Instead of trying to figure out whether or not your boyfriend is a narcissist, it sounds like you should focus on yourself and decide if this is the way you want to keep living. Neither you nor I can diagnose your boyfriend (based on your description, he could also be suffering from depression). Focusing on someone else is often a way to avoid looking at ourselves. Life is short, though, and you don't want to waste too much time on a situation like this. You may want to read my article entitled “Why Some Women Fall in Love With Narcissists and How It Impact Their Lives.”

    https://pairedlife.com/problems/Married-to-a-Narci...

  • Is it normal to ask alot of "whys" in a relationship, like on a daily basis several times a day? What's the best way to answer if you feel like you're being ask "why" too many times so you feel anything you do is weird and strange?

    Your question shouldn't be whether or not the “whys” are normal but whether or not you want them in a relationship. You should move the spotlight from your partner and shine it on yourself. You read this article about narcissists for a reason, but the only one you can change is yourself.

    When children ask a lot of “whys,” they're showing tremendous curiosity about the world. However, I suspect you're not asking about someone who's displaying a curious nature but someone who's acting in a way you find darker and more disturbing. I suspect you're asking about someone who, in a passive-aggressive way, is challenging the way you do things (Why do you cook spaghetti that way? Why do you take so long in the shower? Why does it take you so long to get ready?)

    The partner who uses “whys” in this way is implying: The way you do things is wrong. You should do them like I do. My way is better, smarter, more efficient, etc. This individual is operating from ego. It's a way for him or her to feel superior. In the process, though, it can make the person on the receiving end feel criticized, controlled, less confident and “less than.”

    The best thing to do is have an open and honest conversation. Tell your partner that the “whys” are making you feel weird and causing you to doubt yourself. Then listen very carefully to the response. See if your partner is being receptive to what you shared, is offering insight into the behavior, and is expressing a willingness to change.

    You want to be in a healthy, happy relationship where you communicate honestly and openly, can be vulnerable, and are your authentic self. When a partner questions our every move (over things both little and small), we can start to feel shaky. Sometimes that's their intention and sometimes it's not. If this is happening to you, I'm glad you've recognized it and can make a conscious choice of what to do next. Take care!

  • I was dating a married man for three months and everything was super. Then his wife caught him, and they separated. He also has a kid. We went on dating after that, but he would have mood swings, alternating between tenderness and silence and rage. He would rage at me, manipulate facts, belittle, and blame me. We "split" several times only to start dating again after periods of silence. Is he a narcissist?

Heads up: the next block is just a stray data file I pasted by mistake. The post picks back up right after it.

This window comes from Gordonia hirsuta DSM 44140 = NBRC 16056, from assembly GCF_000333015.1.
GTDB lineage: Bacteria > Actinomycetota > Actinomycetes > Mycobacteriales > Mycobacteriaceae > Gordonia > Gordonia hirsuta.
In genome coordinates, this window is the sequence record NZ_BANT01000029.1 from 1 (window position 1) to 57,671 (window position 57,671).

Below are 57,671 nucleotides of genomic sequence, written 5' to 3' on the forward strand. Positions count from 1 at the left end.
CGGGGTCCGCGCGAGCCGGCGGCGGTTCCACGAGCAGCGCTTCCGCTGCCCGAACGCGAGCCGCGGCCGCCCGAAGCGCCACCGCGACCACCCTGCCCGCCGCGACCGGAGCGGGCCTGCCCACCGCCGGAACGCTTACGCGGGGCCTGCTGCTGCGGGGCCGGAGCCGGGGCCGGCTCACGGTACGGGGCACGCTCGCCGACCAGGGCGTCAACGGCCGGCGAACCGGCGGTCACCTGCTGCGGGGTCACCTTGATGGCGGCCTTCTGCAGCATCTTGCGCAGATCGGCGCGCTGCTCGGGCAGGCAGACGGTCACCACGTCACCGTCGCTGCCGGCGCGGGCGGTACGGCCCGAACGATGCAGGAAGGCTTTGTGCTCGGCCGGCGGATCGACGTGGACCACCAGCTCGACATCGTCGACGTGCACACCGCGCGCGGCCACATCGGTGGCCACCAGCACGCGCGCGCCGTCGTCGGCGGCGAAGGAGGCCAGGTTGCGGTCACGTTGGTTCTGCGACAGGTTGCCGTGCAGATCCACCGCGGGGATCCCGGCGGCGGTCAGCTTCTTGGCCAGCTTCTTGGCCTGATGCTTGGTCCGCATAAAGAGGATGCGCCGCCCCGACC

Your boyfriend would need to see a psychiatrist or psychologist to be diagnosed with narcissistic personality disorder. Based on the little bit of information that you shared here, he may be dealing with guilt, anger, sadness, and regret over his immoral behavior. He may be raging at you because he's mad at himself for breaking up his marriage, disrespecting his sacred vows, and hurting his wife and child. He hasn't behaved in an honorable way and is now living with the consequences.

    Those who believe in karma would say that being on the receiving end of his anger is you reaping what you sowed. By having an affair with a married man, you set yourself up for misery. Instead of focusing on whether or not this guy is a narcissist, you'd be much wiser to concentrate on yourself. If you're a good person, you should be dealing with a lot of guilt now. If you're not dealing with guilt, you must ask yourself why you've grown so selfish and callous.

    This is a wonderful opportunity for you to end this relationship and get your life back on track. Talking to a counselor or religious leader at church would be extremely beneficial. You need to start doing things that make you proud of yourself and, thus, build your self-esteem. Surround yourself with better people who hold you to higher standards of behavior.

© 2016 McKenna Meyers

Comments

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    • letstalkabouteduc profile imageAUTHOR

      McKenna Meyers 

      5 weeks ago

      I'm so sorry that you've been in this situation for so long. Living with a narcissist for 10 years, your self-esteem surely must have been pummeled. I hope you have a network of good friends to support you and lift you up. Talking with them and getting a fresh take on your circumstances may give you the impetus to make a new plan for your life. I imagine you don't want to be living this way until the day you die. Take care!

    • profile image

      .... 

      5 weeks ago

      I have been with narcissists for almost 10 years. He blames me for everything and threatened me all the time and has NO care for anything except himself.

    • letstalkabouteduc profile imageAUTHOR

      McKenna Meyers 

      19 months ago

      Mercedes, you don't sound like a narcissist. You're feeling guilty about your behavior, have compassion for your boyfriend, put the blame squarely on your shoulders, and want to change. These are not the traits of a narcissist.

      It sounds like you're feeling out of control and are trying to manipulate your boyfriend by gas-lighting him. Please see a counselor and explain exactly what you're doing. You deserve to understand your actions and motivations and find peace. You can't be happy with yourself when you're feeling so guilty and confused. Good luck!

    • profile image

      Mercedes 

      19 months ago